“When our chapter first became aware of the fact that Carlton’s family didn’t have the ring, there really wasn’t any decision to be made,” Rhoades said during a Friday telephone interview. “We knew we were going to take care of that.

“His family deserved that ring. Carlton means a lot to our chapter. That ring was so very important to Carlton. We’re very happy to be able to do it.”

‘Little piece of him’

The ring was ordered soon after the late August announcement about the donor. It took several months to arrive at the home of Ann Peery Ritter, president of the state chapter of the national wrestling hall. 

Ritter had the ring and necklace shipped to Bruce Haselrig, who set up the presentation at the Johnstown bridge recently renamed in honor of Carlton.

“I just could not believe it,” an emotional Michelle Haselrig said of the surprise necklace. 

“It’s just like me and him, Carlton and Michelle. A little piece of him is going to be around my neck. What that ring meant to him. ... If you knew Carlton, he didn’t get rowdy about a lot of things. But that ring, he did.

“For Carlton Jr. to have the ring and me to have a little piece of it, the necklace, a surprise – thank you very much. I’m humbled.”

From 1987-89, Carlton Haselrig won six heavyweight national championships at Pitt-Johnstown, three apiece in NCAA Division I and II. The former Trojans football and wrestling standout went 143-2-1 on the mat with UPJ and had a 122-match streak without a loss.

The Pittsburgh Steelers selected him in the 12th round of the 1989 NFL Draft even though he didn’t play college football. Haselrig emerged from the practice squad to an All-Pro offensive lineman until off-field issues with alcohol and substance abuse cut short a promising career.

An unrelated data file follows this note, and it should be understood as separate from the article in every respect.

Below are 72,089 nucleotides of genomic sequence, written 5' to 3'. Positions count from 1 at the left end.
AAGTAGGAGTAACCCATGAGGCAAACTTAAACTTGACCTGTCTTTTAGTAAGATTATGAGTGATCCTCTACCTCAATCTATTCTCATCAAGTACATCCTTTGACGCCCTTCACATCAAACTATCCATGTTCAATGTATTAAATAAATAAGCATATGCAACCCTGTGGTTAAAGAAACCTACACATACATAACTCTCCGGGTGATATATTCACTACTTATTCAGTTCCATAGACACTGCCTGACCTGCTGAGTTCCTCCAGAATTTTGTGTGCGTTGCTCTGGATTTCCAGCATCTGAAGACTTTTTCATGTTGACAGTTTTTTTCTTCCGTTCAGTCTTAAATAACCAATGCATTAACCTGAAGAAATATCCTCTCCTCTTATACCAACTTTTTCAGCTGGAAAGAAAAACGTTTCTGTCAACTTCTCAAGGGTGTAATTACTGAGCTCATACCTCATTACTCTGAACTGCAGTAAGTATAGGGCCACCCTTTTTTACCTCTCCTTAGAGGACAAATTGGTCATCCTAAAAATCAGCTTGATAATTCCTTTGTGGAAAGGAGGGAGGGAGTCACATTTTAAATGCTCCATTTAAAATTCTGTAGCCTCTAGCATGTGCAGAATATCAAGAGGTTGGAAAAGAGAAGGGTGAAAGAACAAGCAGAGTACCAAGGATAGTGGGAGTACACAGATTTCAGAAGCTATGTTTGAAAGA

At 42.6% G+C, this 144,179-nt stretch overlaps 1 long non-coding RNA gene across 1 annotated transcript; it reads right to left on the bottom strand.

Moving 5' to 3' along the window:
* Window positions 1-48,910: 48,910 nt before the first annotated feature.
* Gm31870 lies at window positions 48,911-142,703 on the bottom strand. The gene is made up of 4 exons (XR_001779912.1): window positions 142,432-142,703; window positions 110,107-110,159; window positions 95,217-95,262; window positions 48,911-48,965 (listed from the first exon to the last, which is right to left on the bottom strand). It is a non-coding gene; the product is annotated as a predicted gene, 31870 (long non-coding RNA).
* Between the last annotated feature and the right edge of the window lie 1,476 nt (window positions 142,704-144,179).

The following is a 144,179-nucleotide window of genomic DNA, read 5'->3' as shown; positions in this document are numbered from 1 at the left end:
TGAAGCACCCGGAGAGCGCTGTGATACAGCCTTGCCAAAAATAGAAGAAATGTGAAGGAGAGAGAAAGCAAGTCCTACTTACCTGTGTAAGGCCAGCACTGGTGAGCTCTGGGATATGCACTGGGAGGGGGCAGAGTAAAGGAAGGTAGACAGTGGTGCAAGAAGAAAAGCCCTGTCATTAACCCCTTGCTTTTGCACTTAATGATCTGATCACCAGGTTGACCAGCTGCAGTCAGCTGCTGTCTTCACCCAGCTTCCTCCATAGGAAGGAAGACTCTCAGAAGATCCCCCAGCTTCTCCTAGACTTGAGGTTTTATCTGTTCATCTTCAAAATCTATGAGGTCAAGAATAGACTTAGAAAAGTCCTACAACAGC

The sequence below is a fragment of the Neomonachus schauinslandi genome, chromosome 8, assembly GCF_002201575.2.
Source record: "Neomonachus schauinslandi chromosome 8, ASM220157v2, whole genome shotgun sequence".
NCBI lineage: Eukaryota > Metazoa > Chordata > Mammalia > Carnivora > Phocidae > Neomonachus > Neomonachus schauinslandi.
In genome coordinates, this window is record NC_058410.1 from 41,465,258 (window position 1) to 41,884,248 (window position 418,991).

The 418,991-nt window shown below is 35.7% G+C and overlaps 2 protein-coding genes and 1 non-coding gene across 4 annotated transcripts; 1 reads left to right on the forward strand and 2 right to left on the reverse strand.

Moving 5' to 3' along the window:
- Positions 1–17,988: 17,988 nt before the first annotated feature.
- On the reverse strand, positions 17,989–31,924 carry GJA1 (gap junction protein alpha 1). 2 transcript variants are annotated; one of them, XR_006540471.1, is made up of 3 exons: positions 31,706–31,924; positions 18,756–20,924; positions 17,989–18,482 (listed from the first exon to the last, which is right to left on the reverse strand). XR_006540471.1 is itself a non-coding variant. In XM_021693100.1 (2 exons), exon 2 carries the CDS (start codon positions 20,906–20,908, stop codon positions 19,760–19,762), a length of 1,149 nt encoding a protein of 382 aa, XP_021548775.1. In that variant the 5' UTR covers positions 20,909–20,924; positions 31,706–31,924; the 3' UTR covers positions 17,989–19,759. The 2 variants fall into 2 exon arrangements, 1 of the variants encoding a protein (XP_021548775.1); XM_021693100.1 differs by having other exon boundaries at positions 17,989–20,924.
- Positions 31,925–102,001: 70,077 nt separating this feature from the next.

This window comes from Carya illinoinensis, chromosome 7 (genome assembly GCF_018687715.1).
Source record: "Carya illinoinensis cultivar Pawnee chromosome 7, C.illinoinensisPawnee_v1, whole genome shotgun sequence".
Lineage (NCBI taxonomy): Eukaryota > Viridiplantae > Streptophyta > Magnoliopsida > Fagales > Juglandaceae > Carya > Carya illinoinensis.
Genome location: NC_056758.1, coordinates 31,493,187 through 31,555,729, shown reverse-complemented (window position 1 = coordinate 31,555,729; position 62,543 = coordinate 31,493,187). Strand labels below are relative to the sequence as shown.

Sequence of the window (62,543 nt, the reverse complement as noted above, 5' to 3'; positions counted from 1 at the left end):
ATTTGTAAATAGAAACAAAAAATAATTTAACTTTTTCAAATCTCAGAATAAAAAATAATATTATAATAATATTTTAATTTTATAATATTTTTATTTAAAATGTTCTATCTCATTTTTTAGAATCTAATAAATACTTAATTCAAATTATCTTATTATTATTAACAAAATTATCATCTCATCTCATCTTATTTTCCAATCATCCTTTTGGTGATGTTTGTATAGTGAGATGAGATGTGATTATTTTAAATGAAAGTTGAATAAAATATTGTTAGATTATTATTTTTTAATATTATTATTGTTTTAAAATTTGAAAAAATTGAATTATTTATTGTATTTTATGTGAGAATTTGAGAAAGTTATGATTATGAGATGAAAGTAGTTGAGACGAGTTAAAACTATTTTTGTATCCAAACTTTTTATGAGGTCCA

He eventually turned around his life and spent many years coaching youth football and wrestling throughout the region and at his alma mater, Greater Johnstown.

‘A great day’

“I’m really pleased with the (Pennsylvania Chapter) National Wrestling Hall of Fame following up and making it happen. It was their idea,” Bruce Haselrig said. “They wanted to make it happen. To be able to get this done is great. It makes you feel good.”

On Friday, Bruce Haselrig and Pecora each wore the green jackets they received upon their respective inductions into Pennsylvania Chapter of the national hall of fame.

“We’re just grateful for the (Pennsylvania Chapter) National Wrestling Hall of Fame to take a special consideration for this situation,” Pecora said. “Carlton was someone very special. I’m so glad that his son was here. That’s what made it so special.

“And then to have that necklace with the same exact replica emblem for Michelle was really a special extra. It’s a great day. I’m sure Carlton is very proud. A good day, a good moment and a lot of good memories.” 

Mike Mastovich is a sports reporter and columnist for The Tribune-Democrat. He can be reached at (814) 532-5083. Follow him on Twitter @Masty81.

Trending Video

Recommended for you